Self-rated health

Current SRH was assessed in all samples with the global health rating item from the Medical Outcomes Survey 36 item short form (SF-36) health questionnaire [48]. The SF-36 is a widely used, well-validated, and reliable measure of subjective health and overall physical well-being. The global health item asks participants “How do you rate your overall current health?” on a 5-point scale ranging from 1 (Excellent) to 5 (Poor). Responses are reverse scored so that higher values reflect better current SRH. The SF-36 global health item has demonstrated good criterion related validity, and is a predictor of several important health-related outcomes including, cortisol responses to stress, morbidity, and mortality [23, 24, 26].

Positive and negative affect

Thirteen of the 26 samples completed one of three versions of the Positive and Negative Affect Schedule PANAS [49]; to assess state negative and positive affect. Samples 7 and 12 completed the original 20 item PANAS which consists of 20 mood adjectives, 10 items of which assess state positive affect and 10 that assess state negative affect. Participants rate their current are rated on a 5-point Likert scale ranging from 1 for (very slightly or not at all) to 5 for (extremely). Samples 2, 3, 8, 9, 16, 17, and 18 completed the expanded 36-item PANAS X scale, which included the original PANAS items plus additional positive and negative affect adjectives. For consistency, only the items from the original 10 item negative affect and 10 item positive affect scales were used to calculate state negative and positive affect scores in these samples. Samples 1, 20, 22, and 23 completed a 10-item abbreviated version of the PANAS presented as a visual analogue scale, with 5 items for positive affect and 5 items for negative affect. Samples 1 and 22 rated items on 6-point scale with responses ranging from 1 (very slightly or not at all) to 6 for (extremely). Sample 1 rated items on an 8-point scale with options ranging from (very slightly or not at all) to 8 for (extremely), and Sample 23 rated items on a 7-point scale with options ranging from 1 (very slightly or not at all) to 8 for (extremely). The 20 item PANAS has demonstrated good discriminate and internal reliability (alpha = .88) [50].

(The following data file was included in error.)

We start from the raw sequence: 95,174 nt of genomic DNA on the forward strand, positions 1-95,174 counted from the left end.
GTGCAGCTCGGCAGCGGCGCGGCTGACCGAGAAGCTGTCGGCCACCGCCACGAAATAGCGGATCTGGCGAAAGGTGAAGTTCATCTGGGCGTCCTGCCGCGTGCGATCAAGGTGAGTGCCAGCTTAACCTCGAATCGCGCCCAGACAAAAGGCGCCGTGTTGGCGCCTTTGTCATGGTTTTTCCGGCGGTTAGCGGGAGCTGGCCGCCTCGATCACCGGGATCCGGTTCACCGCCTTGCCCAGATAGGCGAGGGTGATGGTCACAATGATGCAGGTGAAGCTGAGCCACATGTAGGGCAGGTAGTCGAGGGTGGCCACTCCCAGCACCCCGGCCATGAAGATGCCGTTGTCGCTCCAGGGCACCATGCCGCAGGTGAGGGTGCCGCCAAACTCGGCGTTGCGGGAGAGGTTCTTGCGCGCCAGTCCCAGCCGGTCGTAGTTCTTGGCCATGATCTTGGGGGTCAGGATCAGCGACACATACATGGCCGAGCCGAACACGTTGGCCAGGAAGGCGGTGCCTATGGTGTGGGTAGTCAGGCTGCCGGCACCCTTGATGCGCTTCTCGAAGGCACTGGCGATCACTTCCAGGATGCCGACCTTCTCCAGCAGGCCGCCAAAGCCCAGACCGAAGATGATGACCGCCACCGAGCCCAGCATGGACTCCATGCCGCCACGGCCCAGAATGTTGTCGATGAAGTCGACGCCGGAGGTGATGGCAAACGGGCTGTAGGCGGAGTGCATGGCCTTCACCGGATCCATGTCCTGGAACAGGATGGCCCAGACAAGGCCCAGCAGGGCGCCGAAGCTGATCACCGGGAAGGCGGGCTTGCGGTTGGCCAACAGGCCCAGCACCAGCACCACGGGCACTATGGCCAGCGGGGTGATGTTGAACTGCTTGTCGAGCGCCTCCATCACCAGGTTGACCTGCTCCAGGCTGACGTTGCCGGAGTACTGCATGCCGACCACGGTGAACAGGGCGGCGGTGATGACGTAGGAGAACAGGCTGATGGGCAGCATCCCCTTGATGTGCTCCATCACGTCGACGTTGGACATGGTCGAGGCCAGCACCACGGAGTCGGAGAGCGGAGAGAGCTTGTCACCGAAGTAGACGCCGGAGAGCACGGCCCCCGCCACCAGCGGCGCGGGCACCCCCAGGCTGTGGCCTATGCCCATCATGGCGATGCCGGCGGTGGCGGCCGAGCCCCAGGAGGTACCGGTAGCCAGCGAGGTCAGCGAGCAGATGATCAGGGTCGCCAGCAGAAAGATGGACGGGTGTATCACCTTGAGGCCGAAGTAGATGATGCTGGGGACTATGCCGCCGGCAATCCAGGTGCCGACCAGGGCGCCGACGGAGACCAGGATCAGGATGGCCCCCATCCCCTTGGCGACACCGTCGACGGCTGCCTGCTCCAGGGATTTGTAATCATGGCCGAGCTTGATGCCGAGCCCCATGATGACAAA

Analytic strategy

Data was analysed using SPSS version 23. Only cases that included a value for SRH were included in the analyses as this was a single item measure. The pattern of missing data was assessed using Little’s Missing Completely at Random (MCAR) test [51] in SPSS. If the test yielded a significant result indicating that the data were not missing completely at random, then missing data was imputed using multiple imputations [52]. This approach estimates the missing values by first imputing multiple (5) new sets of data with values for the missing cases. The values from the imputed data sets are then used to replace the missing values in the analyses that are conducted, and the results from the pooled values from the imputed data sets are used.